I heard last week that we were in the ‘hump day’ period of this pandemic...what a dreadful image that conjures up. That said we’ve still got some time to go and the latest guidelines may bring up a lot of confusion and mixed sensations.
So I offer some gentle reflections and thoughts for you to help get us over the ‘hump’ and beyond.
First of all if you are reading this you are likely experiencing some degree of a trauma response to the current pandemic. To give perspective to that this means that our biological survival mechanisms and nervous systems are being switched on. These are, in the main, fight, flight or freeze responses. When the nervous system is put into overwhelm then this is known as trauma and this doesn't have to be one event it can be a cumulative amount of stress on or nervous system. And on that note if reading this now is causing some discomfort then take a breath and maybe come back to it.
‘In many ways these responses are an excellent example of our human design.’
The fight response stemming from when in nature we would see a threat and identify that we need to fight it. This could be showing up today as getting disproportionately angry at social media, news or just a kind of burning energy.
The flight is when in nature we identify that we may need to escape. If you haven’t left your home already you may be feeling frustration at being kept where you are.
The most common response now is freeze and this is because it is the ‘play dead’ response we would often defer to when we could not see our predator. And there is nothing more invisible than a virus, right? Freeze response often materialises as sluggishness, inability to move etc. It can feel a little like calm but you’ll sense it lies on top of some energy that feels like overwhelm.
These are a primal set of responses designed to keep us alive, so in many ways these responses are an excellent example of our human design. It is only when we try to ignore these responses or label them as bad that we can cause long term undesirable patterns or associate the behaviour with shame. What we can do though is bring in conscious choice to build foundations to support a stronger and more sustainable ‘bounce back’ from any trauma.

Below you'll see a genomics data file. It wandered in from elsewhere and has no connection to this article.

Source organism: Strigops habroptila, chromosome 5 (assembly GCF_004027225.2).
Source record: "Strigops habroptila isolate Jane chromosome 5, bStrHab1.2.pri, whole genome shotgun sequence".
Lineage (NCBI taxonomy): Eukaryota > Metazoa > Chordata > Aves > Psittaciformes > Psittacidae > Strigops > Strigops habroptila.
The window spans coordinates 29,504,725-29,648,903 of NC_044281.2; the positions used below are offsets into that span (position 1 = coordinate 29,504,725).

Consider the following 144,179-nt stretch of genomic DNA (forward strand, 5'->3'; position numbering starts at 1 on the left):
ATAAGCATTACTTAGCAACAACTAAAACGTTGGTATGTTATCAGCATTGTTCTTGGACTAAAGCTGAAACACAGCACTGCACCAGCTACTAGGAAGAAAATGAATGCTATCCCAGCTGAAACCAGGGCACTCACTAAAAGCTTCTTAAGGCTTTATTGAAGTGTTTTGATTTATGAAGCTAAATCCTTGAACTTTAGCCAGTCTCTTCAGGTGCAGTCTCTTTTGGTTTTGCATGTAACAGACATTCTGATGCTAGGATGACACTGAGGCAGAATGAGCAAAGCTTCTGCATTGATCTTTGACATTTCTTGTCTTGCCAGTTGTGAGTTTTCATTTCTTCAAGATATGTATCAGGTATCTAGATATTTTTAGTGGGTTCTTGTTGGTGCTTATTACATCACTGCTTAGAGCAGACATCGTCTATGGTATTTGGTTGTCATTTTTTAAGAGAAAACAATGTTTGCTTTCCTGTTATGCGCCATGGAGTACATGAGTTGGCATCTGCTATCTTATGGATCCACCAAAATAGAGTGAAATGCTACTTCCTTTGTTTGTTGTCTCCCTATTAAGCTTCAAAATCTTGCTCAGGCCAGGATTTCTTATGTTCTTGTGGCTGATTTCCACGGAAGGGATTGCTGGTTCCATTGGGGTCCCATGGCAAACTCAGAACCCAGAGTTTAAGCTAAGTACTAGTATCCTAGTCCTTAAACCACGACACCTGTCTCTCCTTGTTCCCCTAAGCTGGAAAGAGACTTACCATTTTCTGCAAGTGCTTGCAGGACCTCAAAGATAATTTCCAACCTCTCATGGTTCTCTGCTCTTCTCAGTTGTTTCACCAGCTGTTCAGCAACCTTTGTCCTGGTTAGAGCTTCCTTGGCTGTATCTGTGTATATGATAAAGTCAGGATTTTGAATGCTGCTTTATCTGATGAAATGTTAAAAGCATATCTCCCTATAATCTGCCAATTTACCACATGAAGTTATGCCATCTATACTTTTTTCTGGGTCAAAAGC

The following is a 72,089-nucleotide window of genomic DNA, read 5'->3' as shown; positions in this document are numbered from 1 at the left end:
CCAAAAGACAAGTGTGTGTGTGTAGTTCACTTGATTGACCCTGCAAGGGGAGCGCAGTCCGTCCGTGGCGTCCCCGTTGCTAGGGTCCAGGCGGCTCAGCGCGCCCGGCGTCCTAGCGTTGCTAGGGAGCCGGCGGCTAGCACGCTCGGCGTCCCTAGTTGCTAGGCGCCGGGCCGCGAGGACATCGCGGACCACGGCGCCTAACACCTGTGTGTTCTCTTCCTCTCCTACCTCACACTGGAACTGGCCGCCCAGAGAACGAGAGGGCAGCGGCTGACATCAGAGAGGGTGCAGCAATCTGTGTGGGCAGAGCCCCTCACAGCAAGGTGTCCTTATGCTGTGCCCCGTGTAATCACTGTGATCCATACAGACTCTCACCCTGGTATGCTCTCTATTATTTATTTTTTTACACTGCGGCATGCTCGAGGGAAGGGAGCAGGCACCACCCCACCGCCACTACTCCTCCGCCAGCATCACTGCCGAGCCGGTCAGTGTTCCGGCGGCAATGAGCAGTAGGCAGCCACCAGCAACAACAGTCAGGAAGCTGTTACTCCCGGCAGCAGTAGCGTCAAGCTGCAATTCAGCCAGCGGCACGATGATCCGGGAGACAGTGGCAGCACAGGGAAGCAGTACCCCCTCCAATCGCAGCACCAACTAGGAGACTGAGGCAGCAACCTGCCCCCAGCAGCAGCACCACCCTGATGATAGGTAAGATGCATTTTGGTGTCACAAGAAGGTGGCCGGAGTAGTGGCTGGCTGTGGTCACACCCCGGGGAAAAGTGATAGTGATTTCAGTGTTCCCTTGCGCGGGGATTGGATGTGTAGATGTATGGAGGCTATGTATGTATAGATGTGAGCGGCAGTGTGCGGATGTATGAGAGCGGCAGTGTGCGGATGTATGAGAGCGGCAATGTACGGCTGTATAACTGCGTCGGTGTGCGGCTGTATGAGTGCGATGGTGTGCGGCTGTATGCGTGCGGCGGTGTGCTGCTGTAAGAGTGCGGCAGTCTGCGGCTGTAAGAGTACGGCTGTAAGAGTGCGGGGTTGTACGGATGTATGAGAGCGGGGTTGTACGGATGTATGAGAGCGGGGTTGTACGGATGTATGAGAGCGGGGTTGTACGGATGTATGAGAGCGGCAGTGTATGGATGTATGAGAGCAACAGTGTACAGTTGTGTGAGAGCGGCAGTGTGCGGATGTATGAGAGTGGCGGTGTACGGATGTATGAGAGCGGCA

‘It is a myth that trauma needs to be treated in some cathartic one off healing session.’
Thanks to the New York Times best seller ‘The Body Keeps The Score’ there is a lot more ‘airtime’ given to trauma. However, in some healing circles it has been given, in my opinion, a little too much emphasis on treatments having a goal orientated approach to ‘healing your trauma fast’.
This is sometimes misinformed or ill trained. It can also set us off on a whole new trauma pattern of going in too hard to fix the trauma when instead what can benefit us most is to view the healing process as one of a sustainable practice to build a better nervous system health. It is simply a myth that trauma needs to be treated in some cathartic one off healing session. Quick fix solutions also run the risk of re traumatising the individual and upsetting nervous system health even further.
‘And the best thing is a lot of what we can do to support is within our own agency.’
If you suspect you have any underlying PTSD that has been triggered by Covid19 or your levels of stress have left you feeling permanently overwhelmed or feeling stuck then please do seek professional help from a trauma trained psychotherapist or somatic therapist.
If you do feel you have been affected greatly then do seek support as soon as possible as the sooner the better is true as far as far as trauma treatment is concerned.
But for a lot of people building up our internal resources is one of the best things we can do. And the best thing is a lot of what we can do to support this is within our own agency.
Top Ways to Support Nervous System Health
‘…your body is the wisest healer you will ever meet’